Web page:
World Brain Tumour Day: What you need to know about Brain Tumour
Brain tumour comprises of a development or a mass of abnormal cells in the brain. There are various types of brain tumours, some of which are cancerous (malignant) in nature while others are non-cancerous (benign). Some tumours can originate in the brain which are known as primary brain tumours while some tumours start in other areas of the body and reach the brain which are known as metastatic or secondary brain tumours.
The timeline and the place at which the tumour grows is one of the primary factors which determines how it will affect the nervous system of the body. These factors along with the size, result in certain symptoms which are as follows:
- Problems with hearing
- Feeling of confusion while working on everyday tasks
- Changes in behaviour and personality
- Seizures (especially in someone who doesn’t have a history of seizures)
- Struggle to keep balance
- Complications in speech
- Sudden vomiting and a nauseating feeling
- Headaches (slowly increasing in frequency and severity)
- No sensations and/or movement in the arms and legs
According to 2018 news reports, incidences of brain tumour are growing in numbers with new types of tumours affecting people from various age groups. It was further revealed that the majority of such cases did not show any exact causality, but some tumours were said to be a result of genetic problems such as neurofibromatosis and exposure towards ionizing radiation.
As per a 2018 report by Globocan, which is issued by the International Association of Cancer Registries (IARC) who are affiliated with the World Health Organization (WHO), 28,142 new cases of brain tumour are registered while a significant number of 24,003 people are dying every year.
Awareness coupled with early detection of the disease based upon its symptoms are the stepping stones towards decreasing the numbers above. This is the aim of World Brain Tumour Day. The inception of this day in the year 2000 when the German Brain Tumour Association (Deutsche Hirntumorhilfe e.V.), a non-profit organization, wanted to work towards increasing the knowledge and bring more attention of the people to a brain tumour.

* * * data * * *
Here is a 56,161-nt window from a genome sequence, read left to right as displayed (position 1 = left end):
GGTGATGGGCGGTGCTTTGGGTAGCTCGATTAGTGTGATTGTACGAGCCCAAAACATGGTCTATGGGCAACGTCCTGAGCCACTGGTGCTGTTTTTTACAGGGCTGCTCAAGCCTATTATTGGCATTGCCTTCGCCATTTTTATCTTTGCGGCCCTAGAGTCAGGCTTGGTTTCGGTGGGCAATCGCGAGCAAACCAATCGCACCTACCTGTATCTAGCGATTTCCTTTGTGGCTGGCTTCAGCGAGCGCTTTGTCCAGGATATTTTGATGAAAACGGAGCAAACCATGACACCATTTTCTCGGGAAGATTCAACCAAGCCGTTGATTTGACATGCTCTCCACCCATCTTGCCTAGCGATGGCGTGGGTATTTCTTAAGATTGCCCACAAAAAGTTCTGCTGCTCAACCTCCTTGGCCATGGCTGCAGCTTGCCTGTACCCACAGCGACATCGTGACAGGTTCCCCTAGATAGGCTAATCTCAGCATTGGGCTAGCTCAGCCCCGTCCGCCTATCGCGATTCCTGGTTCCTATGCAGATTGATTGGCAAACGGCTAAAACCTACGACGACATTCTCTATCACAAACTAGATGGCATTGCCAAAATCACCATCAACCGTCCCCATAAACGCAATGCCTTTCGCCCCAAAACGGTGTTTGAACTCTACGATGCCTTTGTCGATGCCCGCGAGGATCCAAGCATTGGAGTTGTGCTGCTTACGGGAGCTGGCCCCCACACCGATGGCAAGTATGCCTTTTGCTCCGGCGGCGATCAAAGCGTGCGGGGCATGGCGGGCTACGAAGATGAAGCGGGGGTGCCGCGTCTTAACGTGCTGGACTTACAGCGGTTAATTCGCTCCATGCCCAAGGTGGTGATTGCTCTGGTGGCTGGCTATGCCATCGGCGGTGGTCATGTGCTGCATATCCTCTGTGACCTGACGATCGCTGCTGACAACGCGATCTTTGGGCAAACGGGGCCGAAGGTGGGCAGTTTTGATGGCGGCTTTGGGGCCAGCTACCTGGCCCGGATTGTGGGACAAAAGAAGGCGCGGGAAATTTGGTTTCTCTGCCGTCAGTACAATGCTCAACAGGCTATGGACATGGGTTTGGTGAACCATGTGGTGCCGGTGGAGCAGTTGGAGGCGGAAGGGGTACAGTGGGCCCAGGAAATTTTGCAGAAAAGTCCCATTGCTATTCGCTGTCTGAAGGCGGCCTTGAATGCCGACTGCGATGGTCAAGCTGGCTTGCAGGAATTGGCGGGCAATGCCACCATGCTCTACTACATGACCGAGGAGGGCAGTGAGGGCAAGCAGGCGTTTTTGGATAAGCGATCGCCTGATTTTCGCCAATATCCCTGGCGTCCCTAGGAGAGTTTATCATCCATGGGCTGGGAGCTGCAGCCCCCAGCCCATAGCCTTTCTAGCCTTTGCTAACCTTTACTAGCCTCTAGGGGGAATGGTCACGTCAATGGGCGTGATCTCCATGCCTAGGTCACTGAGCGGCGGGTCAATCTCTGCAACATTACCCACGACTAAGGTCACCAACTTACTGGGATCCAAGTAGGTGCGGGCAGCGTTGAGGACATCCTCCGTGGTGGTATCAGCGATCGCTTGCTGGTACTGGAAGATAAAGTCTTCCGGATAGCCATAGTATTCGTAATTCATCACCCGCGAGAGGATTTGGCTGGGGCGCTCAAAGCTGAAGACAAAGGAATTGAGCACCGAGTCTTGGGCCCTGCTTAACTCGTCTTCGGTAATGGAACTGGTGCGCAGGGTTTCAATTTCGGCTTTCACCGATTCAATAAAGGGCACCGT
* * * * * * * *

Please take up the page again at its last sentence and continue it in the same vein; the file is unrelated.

Neurosurgery is a very delicate and complicated procedure. It not only requires highly qualified and skilled surgeons but also top-of-the-line equipment which can help them reach all the crevices and areas of the brain to remove the tumour. For instance, neurosurgeons in healthcare facilities in Japan like the University of Fukui Hospital, conduct a variety of procedures such as cerebrovascular, brain tumours, neuroendoscopic, and cerebral intravascular surgeries for which they are supplied with the most progressive equipment.
Similarly, in India, prominent neurosurgeons like Dr. AtulGoel, perform sophisticated surgeries on a daily basis which require state-of-the-art equipment like Micro alligator tumour forceps and/or Thin blade micro scissors which are manufactured by companies like Charmant (Japan) .
Medikabazaar is proud to be collaborating with prominent international manufacturers like Charmant to bring quality neurosurgery products to enable Indian neurosurgeons to perform surgeries more proficiently.
Charmant’s neurosurgery micro-scissors last for a long time due to their non-magnetic and anti-rust features. It is important for neurosurgeons to use equipment which is light-weight and easily movable, characteristics which are central to Charmant’s products.
By associating with companies like Charmant, Medikabazaar is actively assisting Indian medical establishments to counter and combat brain tumour.
For Charmant neurosurgery products and more, visit Medikabazaar
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